AMARILLO A group of Texas-based researchers provided answers for the nation's cattle feeding industry after it was given a very short window by the U.S. Environmental Protection Agency to begin reporting ammonia and hydrogen sulfide emissions.
The EPA issued a final ruling on Dec. 18 that required the reporting of continuous air releases of these gases by large confined animal feeding operations to local and state emergency management entities.
Until this ruling, the EPA had not required agricultural operations to report air emissions under the Comprehensive Environmental Response, Compensation and Liability Act of 1980 and Emergency Planning and Community Right-to-Know Act of 1986.
But with the new EPA rule, it was determined the reporting was required under the 1986 act and operations falling within the guidelines must report emissions by Jan. 20, said Ben Weinheimer, Texas Cattle Feeders Association vice president.
The rule applies to operations that can emit 100 pounds or more of ammonia or hydrogen sulfide during any 24-hour period, Weinheimer said. These operations are now required to report the emissions to state and local emergency responders.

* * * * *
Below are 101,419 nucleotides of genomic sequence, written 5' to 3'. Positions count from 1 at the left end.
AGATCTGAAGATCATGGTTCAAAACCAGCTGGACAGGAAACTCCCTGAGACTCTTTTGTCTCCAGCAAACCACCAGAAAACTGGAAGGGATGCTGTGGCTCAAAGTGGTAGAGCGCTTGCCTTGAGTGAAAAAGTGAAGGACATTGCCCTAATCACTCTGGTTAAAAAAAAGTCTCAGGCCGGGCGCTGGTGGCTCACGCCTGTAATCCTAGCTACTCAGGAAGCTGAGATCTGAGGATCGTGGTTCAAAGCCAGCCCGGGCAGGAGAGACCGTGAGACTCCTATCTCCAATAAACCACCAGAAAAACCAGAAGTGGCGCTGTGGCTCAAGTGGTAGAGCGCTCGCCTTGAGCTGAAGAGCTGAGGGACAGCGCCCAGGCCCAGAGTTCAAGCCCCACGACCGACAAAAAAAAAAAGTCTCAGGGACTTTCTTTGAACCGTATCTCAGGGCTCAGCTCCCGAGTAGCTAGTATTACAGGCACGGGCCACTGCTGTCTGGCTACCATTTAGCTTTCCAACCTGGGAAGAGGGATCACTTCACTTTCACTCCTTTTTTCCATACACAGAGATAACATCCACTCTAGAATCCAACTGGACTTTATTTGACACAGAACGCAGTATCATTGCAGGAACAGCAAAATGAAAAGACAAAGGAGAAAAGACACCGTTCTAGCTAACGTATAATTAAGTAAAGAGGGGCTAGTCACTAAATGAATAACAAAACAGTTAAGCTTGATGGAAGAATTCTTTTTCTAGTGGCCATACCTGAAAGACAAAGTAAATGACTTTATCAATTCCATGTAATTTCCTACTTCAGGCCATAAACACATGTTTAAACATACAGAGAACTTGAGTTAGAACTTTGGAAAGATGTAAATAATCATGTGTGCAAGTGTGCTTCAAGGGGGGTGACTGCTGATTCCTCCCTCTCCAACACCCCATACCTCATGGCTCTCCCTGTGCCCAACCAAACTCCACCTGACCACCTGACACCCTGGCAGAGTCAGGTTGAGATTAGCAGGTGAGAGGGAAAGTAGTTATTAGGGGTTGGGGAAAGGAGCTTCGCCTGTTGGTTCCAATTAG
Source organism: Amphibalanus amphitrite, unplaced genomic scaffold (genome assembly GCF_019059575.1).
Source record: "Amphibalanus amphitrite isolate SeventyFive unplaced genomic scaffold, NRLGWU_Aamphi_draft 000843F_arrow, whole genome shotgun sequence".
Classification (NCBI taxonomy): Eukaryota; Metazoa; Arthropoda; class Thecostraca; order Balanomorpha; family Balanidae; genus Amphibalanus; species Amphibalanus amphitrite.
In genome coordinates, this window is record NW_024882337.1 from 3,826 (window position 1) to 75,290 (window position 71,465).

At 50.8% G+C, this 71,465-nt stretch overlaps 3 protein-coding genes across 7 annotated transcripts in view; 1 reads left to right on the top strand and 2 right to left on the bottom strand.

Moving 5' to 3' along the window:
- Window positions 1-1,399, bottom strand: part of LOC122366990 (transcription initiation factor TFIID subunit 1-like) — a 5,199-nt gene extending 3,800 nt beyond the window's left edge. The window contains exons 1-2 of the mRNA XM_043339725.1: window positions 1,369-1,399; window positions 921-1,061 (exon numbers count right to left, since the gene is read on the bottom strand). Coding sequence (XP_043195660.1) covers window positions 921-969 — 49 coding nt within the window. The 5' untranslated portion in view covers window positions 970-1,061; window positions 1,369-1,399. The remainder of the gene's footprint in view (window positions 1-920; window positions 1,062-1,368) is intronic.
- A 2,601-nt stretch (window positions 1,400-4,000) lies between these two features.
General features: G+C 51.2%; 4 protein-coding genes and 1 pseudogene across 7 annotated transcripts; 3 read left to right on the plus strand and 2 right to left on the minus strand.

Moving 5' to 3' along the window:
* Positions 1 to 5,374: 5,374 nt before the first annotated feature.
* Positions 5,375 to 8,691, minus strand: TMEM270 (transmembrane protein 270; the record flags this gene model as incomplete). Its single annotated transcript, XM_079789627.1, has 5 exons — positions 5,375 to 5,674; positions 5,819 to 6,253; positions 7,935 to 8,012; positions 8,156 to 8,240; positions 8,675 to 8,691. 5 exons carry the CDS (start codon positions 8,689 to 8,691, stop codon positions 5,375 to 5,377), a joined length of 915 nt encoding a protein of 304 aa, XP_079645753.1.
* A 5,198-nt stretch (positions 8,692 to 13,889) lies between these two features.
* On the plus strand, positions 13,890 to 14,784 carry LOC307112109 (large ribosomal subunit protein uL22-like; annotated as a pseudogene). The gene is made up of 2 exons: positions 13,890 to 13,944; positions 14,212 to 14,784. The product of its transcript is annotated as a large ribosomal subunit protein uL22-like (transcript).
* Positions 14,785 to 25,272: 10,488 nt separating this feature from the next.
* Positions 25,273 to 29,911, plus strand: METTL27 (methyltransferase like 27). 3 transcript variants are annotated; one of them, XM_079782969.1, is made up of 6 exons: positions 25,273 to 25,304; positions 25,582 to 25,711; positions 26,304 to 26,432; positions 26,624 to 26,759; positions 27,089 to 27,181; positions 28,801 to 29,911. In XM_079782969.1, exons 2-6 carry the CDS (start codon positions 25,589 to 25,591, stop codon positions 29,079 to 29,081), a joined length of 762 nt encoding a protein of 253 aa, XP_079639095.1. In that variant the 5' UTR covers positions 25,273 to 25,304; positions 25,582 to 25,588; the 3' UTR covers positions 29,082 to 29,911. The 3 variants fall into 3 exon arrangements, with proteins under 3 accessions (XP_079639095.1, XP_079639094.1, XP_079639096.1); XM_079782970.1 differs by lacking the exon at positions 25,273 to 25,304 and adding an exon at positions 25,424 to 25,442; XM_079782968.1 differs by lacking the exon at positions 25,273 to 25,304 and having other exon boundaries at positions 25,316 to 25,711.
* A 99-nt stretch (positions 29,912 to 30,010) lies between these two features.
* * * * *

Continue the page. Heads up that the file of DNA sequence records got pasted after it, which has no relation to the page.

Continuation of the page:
But with the rule came no guidelines on how to gather that information or report it, and there were no officially adopted emission factors available, he said.
Weinheimer said the industry turned to researchers working on the "Air Quality: Reducing Emissions from Cattle Feedlots and Dairies," a federally funded project headed by Dr. John Sweeten, director of the Texas AgriLife Research and Extension Center at Amarillo.
The project researchers, who had been gathering emissions data from area feedlots for the past six years, were pulled together to determine the best way for feed yard operators to estimate their emissions and develop a worksheet for calculating emissions, Sweeten said.
The air quality research project is funded by the U.S. Depar
|Contact: Dr. John Sweeten|
Texas A&M AgriLife Communications